In Societe Nykcool v Societe Dole France et al Rev Arb 2011/732 where all members of a tribunal refused to make statements as to their independence, the court annulled the awards and held that the arbitrators refusal to disclose their relationships raised a reasonable doubt about their independence and impartiality.
In all what is intended is what Lord Hewart CJ said in R v Sussex Justices exparte Mc Carthy IKB 256 that;
“It is of fundamental importance that justice not only be done, but should be manifestly and un doubtedly be seen to be done.”
Now as to whether the Arbitrator was in cohort with the Respondent the applicant relied on the dates of a letter written by counsel of the Respondents to the Directors of Masindi Sugarcane Out-growers. It in part reads;
“You, by now know that in Arbitration No.2 of 2016 your propriety or indeed legal mandate to represent outgrowers in matters with miller (Kinyara Sugar Ltd) was vehemently rejected. Your actions were deemed illegal considering that each Outgrower has a standard form contract with the matter.”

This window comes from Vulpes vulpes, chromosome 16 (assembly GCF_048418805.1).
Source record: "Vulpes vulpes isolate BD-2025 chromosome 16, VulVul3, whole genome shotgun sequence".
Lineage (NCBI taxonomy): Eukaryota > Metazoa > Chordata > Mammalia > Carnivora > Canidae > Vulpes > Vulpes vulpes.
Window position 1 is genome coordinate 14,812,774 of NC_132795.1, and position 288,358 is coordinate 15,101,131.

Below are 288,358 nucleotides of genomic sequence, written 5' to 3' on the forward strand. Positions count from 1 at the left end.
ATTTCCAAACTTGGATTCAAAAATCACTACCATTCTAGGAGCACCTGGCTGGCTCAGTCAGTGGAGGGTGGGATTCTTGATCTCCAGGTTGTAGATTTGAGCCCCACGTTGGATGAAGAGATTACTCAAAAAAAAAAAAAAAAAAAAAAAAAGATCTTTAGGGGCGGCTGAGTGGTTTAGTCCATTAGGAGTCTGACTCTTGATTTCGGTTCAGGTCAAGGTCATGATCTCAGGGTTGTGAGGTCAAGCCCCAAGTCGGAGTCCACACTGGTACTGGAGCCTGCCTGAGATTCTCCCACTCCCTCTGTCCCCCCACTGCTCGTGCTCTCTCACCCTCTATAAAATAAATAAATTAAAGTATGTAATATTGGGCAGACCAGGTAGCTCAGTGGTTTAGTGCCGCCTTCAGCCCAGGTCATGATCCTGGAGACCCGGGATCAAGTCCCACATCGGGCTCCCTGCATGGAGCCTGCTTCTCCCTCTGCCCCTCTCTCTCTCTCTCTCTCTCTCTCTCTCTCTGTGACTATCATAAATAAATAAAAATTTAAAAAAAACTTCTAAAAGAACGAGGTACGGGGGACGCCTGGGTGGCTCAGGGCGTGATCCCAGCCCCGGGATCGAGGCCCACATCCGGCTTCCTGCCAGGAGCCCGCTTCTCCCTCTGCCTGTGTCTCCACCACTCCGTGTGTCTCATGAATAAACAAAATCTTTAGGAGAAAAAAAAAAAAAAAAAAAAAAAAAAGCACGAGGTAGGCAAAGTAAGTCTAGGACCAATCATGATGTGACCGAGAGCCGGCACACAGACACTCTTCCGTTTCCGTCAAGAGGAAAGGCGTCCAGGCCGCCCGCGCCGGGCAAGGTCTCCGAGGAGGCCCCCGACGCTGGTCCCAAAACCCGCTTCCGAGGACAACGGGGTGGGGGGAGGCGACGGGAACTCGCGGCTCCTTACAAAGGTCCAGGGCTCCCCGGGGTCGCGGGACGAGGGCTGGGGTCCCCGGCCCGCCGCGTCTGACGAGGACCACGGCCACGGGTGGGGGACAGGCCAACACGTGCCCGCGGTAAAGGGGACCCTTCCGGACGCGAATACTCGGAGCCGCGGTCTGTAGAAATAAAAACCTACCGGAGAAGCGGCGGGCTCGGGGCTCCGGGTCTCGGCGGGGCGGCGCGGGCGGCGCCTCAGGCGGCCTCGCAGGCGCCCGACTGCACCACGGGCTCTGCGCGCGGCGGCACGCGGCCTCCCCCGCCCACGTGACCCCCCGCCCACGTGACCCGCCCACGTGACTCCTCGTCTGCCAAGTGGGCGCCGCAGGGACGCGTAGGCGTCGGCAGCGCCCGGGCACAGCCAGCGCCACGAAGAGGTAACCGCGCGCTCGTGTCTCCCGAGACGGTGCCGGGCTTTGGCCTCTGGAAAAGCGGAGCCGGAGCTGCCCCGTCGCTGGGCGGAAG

Counsel for the Applicant submitted that the wording of the letter indicated that while the award had not yet been released, Counsel for the Respondent already knew its contents.
In my view, the wording of the second paragraph of the letter indicated that the content of the award had dealt with the mandate of Masindi Sugarcane Out-growers a blow and that on that basis, the Respondents would take action against them if they persisted. The signatures of recipients shows that it was served upon them on 13.02. 2017, 02.02.2017 and 01.02.2017. The award was delivered on the 02.02.2017. The letter shows that by 01.02.2017 the Respondents knew the contents in sufficient amount as to threaten Masindi Sugarcane Out-growers with action.